MPs will hold a vote of confidence in the government on Monday amid renewed calls from the opposition for Boris Johnson to step down immediately and hand over to an interim prime minister.
If the government is defeated, it will almost certainly trigger a general election, although that would require a significant number of Tory MPs to vote against, or at least abstain.
However, that seems unlikely given the party is leaderless and in no condition to conduct an election, while the initial wave of anger against Mr Johnson has largely died down.
It could offer the Prime Minister one last chance to defend his record in front of MPs after the tumultuous events that led to his downfall, amid accusations of lying and breaking the rules.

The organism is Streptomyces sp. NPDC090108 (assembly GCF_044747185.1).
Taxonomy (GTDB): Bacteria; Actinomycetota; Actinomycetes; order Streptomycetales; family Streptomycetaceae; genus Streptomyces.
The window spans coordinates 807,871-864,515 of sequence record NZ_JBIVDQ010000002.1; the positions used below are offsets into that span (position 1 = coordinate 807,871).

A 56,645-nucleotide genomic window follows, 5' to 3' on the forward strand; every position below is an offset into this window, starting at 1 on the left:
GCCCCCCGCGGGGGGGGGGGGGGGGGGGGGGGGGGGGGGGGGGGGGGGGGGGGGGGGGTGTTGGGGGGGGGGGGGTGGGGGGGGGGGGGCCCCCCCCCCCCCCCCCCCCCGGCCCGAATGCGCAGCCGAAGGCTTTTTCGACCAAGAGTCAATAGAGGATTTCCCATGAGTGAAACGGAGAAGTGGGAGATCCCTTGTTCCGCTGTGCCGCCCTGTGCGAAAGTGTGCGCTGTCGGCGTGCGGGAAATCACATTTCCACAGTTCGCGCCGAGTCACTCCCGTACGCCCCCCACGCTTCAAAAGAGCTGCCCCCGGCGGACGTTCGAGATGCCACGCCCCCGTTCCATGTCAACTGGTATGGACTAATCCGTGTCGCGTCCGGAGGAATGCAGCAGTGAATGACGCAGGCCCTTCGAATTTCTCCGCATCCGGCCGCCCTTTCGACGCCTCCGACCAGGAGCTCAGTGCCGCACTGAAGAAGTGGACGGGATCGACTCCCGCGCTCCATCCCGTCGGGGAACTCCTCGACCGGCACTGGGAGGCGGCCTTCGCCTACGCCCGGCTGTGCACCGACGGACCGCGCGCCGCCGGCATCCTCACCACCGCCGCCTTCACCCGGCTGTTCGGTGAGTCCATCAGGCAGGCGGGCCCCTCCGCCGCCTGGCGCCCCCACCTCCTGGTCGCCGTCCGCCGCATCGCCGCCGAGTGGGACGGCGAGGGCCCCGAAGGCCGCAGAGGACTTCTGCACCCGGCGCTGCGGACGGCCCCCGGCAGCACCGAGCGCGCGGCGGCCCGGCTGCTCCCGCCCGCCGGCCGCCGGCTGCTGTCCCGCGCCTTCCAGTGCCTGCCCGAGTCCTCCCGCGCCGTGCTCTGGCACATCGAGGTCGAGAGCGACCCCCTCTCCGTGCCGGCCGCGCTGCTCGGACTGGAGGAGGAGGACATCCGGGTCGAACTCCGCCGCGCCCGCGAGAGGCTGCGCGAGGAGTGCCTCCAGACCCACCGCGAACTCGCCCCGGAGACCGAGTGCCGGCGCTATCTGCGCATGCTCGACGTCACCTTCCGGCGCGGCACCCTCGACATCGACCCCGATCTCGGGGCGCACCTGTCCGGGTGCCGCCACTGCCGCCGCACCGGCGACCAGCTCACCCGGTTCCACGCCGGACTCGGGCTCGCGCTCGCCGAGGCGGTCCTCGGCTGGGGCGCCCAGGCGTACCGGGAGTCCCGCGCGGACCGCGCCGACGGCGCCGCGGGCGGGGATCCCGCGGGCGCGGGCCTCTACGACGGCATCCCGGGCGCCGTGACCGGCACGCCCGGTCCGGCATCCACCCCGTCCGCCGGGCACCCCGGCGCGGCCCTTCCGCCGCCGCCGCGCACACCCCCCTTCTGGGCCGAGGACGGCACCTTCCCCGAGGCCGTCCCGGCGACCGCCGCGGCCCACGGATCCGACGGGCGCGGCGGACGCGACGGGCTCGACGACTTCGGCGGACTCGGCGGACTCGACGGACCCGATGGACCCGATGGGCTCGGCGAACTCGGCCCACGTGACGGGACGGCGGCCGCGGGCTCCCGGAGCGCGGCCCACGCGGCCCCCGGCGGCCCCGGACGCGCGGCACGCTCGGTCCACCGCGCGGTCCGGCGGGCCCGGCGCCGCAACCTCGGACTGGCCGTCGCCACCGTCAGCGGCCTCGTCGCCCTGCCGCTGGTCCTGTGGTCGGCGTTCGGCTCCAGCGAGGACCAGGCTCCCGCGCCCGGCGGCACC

Mr Johnson was expected to open the debate – although it is unclear whether he will do so now or leave it to another minister.
Exceptionally, the vote will take place on a government motion.
Labor initially said they would seek to hold a vote of no confidence after Mr Johnson announced he would remain Prime Minister until the autumn and a new Tory leader was in place.
However, the Government refused to accept the wording of the Labor motion, which expressed no confidence in the Government and the Prime Minister, effectively forcing Tory MPs to publicly state that they still had faith in Mr Johnson if he did. they wanted to avoid an election.
Instead, ministers tabled their own motion after Commons Deputy Speaker Nigel Evans told both sides to resolve the issue themselves.
Ahead of the vote, Liberal Democrat leader Sir Ed Davey, who tabled an amendment demanding Mr Johnson’s immediate resignation, said: ‘Tory MPs have an opportunity to show they listen to the people by getting rid of this Prime failing minister.
“Boris Johnson should go now and when a new Tory leader is in place we should have a general election so the people can kick these Tories out once and for all.”